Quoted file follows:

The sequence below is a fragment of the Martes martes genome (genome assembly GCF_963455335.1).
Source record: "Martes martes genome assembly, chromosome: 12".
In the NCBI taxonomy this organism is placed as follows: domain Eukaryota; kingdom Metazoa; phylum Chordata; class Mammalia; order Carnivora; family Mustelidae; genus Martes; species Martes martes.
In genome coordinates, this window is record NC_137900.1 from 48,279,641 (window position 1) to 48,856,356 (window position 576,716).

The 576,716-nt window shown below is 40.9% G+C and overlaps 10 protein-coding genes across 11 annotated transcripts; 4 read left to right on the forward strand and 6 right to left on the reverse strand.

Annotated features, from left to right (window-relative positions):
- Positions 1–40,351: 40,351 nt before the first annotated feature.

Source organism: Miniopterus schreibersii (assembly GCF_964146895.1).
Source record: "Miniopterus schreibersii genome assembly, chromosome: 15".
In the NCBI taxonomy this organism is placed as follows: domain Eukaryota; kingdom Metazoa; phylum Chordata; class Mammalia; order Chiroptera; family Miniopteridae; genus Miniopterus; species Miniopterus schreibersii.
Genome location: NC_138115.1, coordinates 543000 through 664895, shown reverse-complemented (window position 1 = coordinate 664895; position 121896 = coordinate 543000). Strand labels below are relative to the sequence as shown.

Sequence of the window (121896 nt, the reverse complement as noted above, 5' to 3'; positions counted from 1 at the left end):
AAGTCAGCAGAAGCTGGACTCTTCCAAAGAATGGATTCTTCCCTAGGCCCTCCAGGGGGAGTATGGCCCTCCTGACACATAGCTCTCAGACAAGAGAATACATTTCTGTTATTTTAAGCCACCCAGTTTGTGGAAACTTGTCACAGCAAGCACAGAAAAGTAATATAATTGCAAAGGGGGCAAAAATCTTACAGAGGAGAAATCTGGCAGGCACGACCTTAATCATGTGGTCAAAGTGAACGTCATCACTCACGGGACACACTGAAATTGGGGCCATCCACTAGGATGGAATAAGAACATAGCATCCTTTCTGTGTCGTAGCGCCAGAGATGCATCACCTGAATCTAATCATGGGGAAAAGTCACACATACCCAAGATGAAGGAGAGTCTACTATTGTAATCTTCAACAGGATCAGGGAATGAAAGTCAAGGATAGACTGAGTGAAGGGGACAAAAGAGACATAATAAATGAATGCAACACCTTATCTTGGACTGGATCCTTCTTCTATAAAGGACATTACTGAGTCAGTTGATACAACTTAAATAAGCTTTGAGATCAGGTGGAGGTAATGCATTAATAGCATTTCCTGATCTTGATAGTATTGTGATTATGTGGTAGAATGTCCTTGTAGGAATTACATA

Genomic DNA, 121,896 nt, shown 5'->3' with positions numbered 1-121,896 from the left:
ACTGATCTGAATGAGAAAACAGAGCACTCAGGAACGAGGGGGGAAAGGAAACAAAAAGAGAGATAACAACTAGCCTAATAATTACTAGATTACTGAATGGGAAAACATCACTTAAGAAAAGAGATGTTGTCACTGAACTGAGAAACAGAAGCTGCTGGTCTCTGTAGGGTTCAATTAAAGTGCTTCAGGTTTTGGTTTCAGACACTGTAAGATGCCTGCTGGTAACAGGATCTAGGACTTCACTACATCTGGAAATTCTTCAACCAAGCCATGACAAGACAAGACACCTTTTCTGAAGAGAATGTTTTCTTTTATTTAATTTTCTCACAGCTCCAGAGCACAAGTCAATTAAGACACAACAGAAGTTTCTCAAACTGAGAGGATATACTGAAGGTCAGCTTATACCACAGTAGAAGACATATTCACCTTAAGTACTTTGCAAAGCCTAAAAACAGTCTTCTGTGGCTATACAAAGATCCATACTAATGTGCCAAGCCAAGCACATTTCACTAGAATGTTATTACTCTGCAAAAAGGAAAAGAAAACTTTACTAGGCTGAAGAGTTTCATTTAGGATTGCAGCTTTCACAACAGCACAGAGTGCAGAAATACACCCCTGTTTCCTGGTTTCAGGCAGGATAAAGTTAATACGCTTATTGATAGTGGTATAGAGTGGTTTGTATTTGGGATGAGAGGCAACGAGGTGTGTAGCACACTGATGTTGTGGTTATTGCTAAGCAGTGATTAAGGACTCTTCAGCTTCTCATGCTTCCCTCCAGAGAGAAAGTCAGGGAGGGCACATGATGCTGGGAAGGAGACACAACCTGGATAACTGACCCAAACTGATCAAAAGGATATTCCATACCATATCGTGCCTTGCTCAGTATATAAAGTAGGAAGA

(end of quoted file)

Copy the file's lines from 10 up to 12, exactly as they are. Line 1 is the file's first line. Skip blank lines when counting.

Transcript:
In the NCBI taxonomy this organism is placed as follows: domain Eukaryota; kingdom Metazoa; phylum Chordata; class Mammalia; order Chiroptera; family Miniopteridae; genus Miniopterus; species Miniopterus schreibersii.
Genome location: NC_138115.1, coordinates 543000 through 664895, shown reverse-complemented (window position 1 = coordinate 664895; position 121896 = coordinate 543000). Strand labels below are relative to the sequence as shown.

Sequence of the window (121896 nt, the reverse complement as noted above, 5' to 3'; positions counted from 1 at the left end):